For 30 years, Consumer Watchdog has been the nation's leading insurance reform organization. We have saved consumers billions of dollars, developed innovative consumer programs and reversed some of the most anti-consumer insurance policies in the industry.
In 1988, Californians revolted against excessive auto, homeowner and business insurance premiums and passed Proposition 103, a ballot measure written by Consumer Watchdog founder Harvey Rosenfield to rein in insurance companies. Using the provisions of Prop 103, Consumer Watchdog has challenged rate hikes and lowered insurance rates by billions of dollars. The insurance reform has saved Californians over $100 billion over the last thirty years according to the Consumer Federation of America. California is the only state where auto insurance rates have gone down in real dollars over the last three decades. It's also the only state to ban ZIP-code based auto insurance, which Proposition 103 also did.
Today, Consumer Watchdog's legal team and advocates scrutinize all major rate hike proposals made by auto and home insurers in California and play an integral role in many of the regulatory actions enacted by the California Department of Insurance.
We use our experience to show how regulation can work to save consumers and spur competition, as California has the most robust auto insurance market in America.
Los Angeles, CA – The nonprofit group Consumer Watchdog has written California Attorney General Xavier Becerra and the District Attorneys of Sacramento, San Francisco, and Los Angeles calling for an investigation of money laundering and bribery relating to the fundraising scandal engulfing California Insurance Commissioner Ricardo Lara.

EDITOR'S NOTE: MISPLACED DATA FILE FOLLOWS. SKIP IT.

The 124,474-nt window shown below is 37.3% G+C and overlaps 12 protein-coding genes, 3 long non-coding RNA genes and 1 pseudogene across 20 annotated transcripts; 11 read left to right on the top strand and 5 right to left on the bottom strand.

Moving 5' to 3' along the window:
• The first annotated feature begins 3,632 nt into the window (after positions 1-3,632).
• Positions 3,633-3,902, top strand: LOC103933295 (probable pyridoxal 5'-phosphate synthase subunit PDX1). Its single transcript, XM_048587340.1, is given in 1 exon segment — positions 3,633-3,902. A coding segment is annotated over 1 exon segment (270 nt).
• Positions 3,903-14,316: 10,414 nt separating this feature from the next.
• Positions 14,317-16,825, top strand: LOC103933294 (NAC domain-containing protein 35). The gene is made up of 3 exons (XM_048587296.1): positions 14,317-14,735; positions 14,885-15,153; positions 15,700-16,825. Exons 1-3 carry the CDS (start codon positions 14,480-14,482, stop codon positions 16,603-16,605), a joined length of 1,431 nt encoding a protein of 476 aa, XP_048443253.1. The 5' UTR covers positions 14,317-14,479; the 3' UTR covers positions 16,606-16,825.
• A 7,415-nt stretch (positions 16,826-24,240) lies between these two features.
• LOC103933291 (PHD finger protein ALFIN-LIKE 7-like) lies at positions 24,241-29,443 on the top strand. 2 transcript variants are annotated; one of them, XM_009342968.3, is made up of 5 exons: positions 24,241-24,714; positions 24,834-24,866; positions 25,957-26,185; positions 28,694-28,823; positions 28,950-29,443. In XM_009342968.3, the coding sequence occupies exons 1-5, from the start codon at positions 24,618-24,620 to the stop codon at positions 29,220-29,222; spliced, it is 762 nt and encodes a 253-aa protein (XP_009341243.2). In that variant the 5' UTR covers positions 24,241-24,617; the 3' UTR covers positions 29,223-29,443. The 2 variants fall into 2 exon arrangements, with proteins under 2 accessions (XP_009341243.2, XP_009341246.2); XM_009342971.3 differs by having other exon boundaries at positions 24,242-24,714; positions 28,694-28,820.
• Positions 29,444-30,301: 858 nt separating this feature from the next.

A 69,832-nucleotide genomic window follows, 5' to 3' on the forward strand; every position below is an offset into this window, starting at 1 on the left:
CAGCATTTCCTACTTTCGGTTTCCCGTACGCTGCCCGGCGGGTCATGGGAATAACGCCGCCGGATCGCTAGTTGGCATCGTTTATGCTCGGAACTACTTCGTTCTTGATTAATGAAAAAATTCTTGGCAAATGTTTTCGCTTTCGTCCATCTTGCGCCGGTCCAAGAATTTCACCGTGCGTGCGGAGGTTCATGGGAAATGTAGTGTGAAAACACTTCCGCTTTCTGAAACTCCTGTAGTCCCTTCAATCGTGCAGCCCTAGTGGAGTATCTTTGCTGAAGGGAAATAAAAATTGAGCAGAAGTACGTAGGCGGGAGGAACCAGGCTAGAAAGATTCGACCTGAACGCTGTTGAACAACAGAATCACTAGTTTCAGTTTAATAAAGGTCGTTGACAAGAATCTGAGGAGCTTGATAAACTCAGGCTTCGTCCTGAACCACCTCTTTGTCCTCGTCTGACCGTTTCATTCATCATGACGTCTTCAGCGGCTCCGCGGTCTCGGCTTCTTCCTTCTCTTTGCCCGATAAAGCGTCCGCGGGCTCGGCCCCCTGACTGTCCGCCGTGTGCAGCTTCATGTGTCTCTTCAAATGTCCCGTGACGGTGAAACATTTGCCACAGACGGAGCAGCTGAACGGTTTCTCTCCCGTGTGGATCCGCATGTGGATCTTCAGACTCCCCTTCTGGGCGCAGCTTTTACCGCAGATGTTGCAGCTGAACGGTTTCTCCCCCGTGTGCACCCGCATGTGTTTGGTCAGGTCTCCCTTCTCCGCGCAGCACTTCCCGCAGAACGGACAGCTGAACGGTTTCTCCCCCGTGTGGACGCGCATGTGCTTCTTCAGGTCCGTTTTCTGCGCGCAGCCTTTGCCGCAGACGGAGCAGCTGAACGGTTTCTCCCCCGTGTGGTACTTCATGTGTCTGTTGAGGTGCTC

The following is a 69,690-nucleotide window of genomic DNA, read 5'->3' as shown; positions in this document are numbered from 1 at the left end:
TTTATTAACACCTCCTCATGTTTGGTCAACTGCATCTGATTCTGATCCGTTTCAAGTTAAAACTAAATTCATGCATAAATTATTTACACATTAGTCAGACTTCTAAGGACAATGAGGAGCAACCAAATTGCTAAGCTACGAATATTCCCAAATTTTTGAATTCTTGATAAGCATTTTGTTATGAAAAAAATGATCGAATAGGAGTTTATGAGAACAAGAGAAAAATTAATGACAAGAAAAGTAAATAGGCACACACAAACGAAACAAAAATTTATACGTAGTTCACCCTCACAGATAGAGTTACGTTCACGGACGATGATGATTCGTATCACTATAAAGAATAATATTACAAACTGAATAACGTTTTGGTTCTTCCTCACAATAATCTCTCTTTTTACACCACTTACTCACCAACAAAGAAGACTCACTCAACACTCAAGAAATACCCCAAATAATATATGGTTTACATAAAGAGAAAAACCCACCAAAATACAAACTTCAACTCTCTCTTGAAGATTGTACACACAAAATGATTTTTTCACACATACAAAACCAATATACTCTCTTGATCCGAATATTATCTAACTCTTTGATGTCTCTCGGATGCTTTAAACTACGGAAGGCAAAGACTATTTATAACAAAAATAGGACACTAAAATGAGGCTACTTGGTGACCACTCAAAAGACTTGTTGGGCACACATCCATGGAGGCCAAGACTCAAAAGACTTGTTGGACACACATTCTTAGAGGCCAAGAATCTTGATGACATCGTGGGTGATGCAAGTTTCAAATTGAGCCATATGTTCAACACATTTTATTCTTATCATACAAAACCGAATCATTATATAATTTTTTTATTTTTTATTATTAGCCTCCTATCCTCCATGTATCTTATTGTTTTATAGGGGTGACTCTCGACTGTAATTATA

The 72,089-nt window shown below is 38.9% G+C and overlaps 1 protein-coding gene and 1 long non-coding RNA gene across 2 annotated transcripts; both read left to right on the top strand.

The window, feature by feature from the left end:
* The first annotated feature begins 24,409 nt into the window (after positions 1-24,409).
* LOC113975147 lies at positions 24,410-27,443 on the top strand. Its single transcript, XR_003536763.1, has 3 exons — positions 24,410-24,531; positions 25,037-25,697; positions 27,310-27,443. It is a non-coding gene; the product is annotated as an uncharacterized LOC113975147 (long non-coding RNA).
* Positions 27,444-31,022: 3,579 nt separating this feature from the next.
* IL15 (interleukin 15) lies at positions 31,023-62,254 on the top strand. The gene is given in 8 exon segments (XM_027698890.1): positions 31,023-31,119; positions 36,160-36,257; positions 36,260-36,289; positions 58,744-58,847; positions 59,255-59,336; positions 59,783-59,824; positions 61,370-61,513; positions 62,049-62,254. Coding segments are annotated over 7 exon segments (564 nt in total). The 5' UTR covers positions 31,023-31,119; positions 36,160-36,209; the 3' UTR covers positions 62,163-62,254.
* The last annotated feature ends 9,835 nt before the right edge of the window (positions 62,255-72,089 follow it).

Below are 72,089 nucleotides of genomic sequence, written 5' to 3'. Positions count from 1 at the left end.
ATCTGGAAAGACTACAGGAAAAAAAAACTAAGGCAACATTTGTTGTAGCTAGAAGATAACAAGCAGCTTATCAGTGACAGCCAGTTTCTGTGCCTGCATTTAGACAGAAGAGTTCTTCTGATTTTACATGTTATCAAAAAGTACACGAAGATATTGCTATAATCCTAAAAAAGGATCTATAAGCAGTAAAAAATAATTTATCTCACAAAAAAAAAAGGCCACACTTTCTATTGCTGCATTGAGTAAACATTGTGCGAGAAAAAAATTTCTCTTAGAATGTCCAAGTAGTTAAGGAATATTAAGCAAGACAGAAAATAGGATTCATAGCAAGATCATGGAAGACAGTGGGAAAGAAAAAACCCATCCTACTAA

Los Angeles, CA – Following a Politico report that California Insurance Commissioner Ricardo Lara billed the state for his Sacramento apartment, Consumer Watchdog has called on Attorney General Xavier Becerra and the District Attorneys for Sacramento, Los Angeles and San Francisco counties to launch an investigation over the potential theft of public funds.
Where the troubling trail of accusations dogging Insurance Commissioner Ricardo Lara will lead is hard to tell. State records show that insurance industry executives and their relatives gave tens of thousands of dollars to Lara’s campaign committee–even as he intervened on their behalf in cases before his agency.
We’ll know more on Aug. 31. That’s when Lara has promised to make public his communications and calendars of meetings with the executives.